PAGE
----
Essays on Toyota Foolproof Supply Chain Management Plan Case Study

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The paper "Toyota Foolproof Supply Chain Management Plan" is a perfect example of a case study on management. In contemporary businesses have been driven to having operating strategies that ensure efficiency and reduction of the overall cost. Efficient businesses are able to operate at lower costs and at high capacities. This has been made necessary by stiff competition and rising costs of doing business. As a result, profits have been on a downward trend while costs have been on a rising one. Most industries have been affected and the automobile industry has not been left behind as well.

The supply chain and its management in a company determine the volume of sales that a company can archive, given its operating capacities. Supply chain management deals with both inbound and outbound logistics. Inbound logistics in the supply chain perspective deal with procurement and supplies of raw materials and other supplies needed by the organization. Outbound deals with the final product and its delivery to the consumer. Toyota as one of the largest automobile companies in the world has massive supply chain requirements in its various portfolios.

First, it manufactures a wide array of motor vehicles and spare parts that are distributed all over the world. Adoption of a foolproof supply chain strategy has its own challenges as well as advantages. Supply to different parts of the world has its own challenges, depending on the dynamics of operations which vary regionally. Again, the automobile industry has its own operating dynamics and challenges which would also determine the success of such a strategy Introduction Toyota is one of the largest and most successful automobile companies in the world today.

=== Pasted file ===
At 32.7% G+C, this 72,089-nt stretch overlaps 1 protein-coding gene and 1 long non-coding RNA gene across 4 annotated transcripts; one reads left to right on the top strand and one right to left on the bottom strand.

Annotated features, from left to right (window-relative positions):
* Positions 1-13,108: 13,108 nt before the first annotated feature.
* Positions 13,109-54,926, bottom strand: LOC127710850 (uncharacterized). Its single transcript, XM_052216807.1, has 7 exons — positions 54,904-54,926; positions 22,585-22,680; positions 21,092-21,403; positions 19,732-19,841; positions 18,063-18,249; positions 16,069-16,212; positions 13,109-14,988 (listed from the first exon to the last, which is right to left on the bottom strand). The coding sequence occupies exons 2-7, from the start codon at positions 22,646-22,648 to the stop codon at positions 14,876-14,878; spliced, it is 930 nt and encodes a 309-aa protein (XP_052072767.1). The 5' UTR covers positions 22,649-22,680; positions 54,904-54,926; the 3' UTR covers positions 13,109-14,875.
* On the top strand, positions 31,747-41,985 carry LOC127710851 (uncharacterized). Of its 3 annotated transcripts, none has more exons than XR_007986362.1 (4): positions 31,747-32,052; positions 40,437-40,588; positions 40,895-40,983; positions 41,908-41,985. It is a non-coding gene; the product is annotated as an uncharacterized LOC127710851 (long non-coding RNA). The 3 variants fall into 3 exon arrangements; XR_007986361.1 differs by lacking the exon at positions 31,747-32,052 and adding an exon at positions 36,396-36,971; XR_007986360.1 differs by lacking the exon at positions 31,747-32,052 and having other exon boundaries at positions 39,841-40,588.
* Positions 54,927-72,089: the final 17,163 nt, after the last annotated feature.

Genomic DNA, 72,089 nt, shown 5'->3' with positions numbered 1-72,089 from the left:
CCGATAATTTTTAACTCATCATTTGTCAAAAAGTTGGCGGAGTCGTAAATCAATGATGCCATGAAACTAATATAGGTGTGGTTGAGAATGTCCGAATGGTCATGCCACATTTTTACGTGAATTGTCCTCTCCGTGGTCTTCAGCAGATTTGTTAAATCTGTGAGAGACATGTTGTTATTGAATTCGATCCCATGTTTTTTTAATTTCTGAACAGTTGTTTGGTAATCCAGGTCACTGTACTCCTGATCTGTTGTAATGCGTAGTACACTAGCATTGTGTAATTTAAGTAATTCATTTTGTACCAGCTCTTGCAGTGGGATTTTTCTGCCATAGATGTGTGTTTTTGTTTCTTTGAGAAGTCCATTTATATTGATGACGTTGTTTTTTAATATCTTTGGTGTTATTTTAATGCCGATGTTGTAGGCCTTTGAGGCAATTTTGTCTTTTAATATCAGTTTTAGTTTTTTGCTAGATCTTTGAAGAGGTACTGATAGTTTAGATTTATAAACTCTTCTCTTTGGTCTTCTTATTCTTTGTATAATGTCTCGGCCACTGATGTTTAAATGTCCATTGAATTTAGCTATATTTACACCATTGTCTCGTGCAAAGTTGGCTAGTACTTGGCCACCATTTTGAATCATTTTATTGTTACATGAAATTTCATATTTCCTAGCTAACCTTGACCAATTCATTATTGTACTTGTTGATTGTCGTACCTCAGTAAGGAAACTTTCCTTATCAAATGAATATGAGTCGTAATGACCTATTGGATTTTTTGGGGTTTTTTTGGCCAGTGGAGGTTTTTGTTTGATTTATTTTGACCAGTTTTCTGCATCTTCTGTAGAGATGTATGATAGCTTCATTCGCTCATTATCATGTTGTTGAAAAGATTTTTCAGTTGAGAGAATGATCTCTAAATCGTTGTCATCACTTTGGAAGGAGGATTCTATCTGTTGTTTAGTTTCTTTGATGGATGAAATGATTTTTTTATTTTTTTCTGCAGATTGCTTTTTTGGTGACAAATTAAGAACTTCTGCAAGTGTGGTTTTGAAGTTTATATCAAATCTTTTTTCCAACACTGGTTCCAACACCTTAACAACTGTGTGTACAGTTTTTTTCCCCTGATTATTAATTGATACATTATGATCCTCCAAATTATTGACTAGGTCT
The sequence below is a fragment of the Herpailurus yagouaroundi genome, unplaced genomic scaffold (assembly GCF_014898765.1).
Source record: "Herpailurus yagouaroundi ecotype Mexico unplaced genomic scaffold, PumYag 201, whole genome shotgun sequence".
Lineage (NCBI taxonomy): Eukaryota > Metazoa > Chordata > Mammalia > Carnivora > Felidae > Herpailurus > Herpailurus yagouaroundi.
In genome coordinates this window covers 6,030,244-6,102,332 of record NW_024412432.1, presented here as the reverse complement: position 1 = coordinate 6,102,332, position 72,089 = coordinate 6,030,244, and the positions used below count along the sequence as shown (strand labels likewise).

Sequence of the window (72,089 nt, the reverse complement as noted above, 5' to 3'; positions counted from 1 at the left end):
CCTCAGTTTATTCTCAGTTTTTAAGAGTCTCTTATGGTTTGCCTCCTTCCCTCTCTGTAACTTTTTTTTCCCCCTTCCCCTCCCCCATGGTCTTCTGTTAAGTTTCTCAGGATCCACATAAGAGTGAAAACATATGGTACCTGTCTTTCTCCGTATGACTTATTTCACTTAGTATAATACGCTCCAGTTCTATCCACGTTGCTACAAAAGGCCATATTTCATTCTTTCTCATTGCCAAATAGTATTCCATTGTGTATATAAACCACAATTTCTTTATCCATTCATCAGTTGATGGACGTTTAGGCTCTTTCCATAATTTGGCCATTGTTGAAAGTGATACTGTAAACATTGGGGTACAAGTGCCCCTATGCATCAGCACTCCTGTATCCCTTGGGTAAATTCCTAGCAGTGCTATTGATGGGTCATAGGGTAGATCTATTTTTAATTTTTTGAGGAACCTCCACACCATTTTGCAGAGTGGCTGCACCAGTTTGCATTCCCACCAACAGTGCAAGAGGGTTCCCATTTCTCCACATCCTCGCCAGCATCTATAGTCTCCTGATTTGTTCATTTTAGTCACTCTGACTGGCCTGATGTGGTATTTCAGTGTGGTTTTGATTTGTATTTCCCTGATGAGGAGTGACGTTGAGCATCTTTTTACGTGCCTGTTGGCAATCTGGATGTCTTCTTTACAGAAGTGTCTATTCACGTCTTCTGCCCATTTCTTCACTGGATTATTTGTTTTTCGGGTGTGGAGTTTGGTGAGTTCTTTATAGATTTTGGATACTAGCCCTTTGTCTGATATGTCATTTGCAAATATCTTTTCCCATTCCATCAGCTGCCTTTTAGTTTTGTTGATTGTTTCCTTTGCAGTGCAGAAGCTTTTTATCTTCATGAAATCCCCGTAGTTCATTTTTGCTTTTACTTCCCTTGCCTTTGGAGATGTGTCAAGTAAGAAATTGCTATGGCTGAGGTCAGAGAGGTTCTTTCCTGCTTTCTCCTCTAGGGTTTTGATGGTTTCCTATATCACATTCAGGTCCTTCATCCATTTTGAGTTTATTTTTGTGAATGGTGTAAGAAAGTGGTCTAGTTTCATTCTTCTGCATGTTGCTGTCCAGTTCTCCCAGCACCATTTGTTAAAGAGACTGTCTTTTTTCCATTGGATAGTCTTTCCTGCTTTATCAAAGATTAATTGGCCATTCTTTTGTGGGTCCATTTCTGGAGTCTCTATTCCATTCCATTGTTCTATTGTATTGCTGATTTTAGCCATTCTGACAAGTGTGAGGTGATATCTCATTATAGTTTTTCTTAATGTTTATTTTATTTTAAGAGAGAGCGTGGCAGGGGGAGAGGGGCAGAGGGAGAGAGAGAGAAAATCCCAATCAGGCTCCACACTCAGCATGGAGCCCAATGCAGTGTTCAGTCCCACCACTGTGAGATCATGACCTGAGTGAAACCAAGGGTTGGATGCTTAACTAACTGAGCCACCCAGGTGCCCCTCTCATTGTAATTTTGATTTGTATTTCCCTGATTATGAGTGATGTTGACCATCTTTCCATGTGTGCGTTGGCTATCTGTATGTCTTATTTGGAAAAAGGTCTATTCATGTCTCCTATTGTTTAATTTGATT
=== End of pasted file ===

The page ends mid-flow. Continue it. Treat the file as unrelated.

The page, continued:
The company operates on a global scale and serves millions of consumers all over the world. In order to suffice the market, the company requires efficient management and application of strategies that serve such a huge population. In this view, the supply chain management system of Toyota is very complicated due to its widespread orientation. The company has to constantly deal with huge supplies and receipt of commodities required to run smoothly (Andrews, Simon, & Zhao, 2011, p. 1064). In supply chain management, the company has to deal with frequent challenges both locally and internationally. Supply chain management in the automotive industry The automobile industry has diverse dynamics that affect its operations in many ways.

First, there are many competing players who supply products that are determined by different consumer tastes and preferences. In this view different vehicles are made for different consumers who have different kinds of needs (Grö tsch, Blome, & Schleper, 2013, p. 2842). For instance, Toyota makes a number of luxury vehicles that it distributes throughout the world. They also make heavy commercial vehicles that are used in many countries in the transport industry.

Being the largest automobile company in the world, the company cannot afford to have hitches in its operations. a hitch in the main production firms in Japan often spill over to other nations and cause huge losses to the company and stakeholders that have invested heavily in the company. The operations of the company are mostly centralized in Japan with other countries acting as intermediaries and assembly points. Therefore, the supply chain begins in Japan where more than 90% of parts and completed parts are sourced (Marksberry, 2012, p.

279). This calls for extreme efficiency and accuracy, given the number of vehicles that Toyota sells globally in the whole world. Even with other major competitors in Europe and America, Toyota still remains the major player, beating companies like Mercedes, Benz, Ford, BMW, among other competitors. Generally, players in the Asian market have dominated the automobile industry with appealing products to persons with low and average disposable incomes in developing and emerging nations.

References

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Grötsch, V.,M., Blome, C. & Schleper, M.C. 2013, "Antecedents of proactive supply chain risk management - a contingency theory perspective", International Journal of Production Research, vol. 51, no. 10, pp. 2842.

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Marksberry, P. 2012, "Investigating "The Way" for Toyota suppliers", Benchmarking, vol. 19, no. 2, pp. 277-298.

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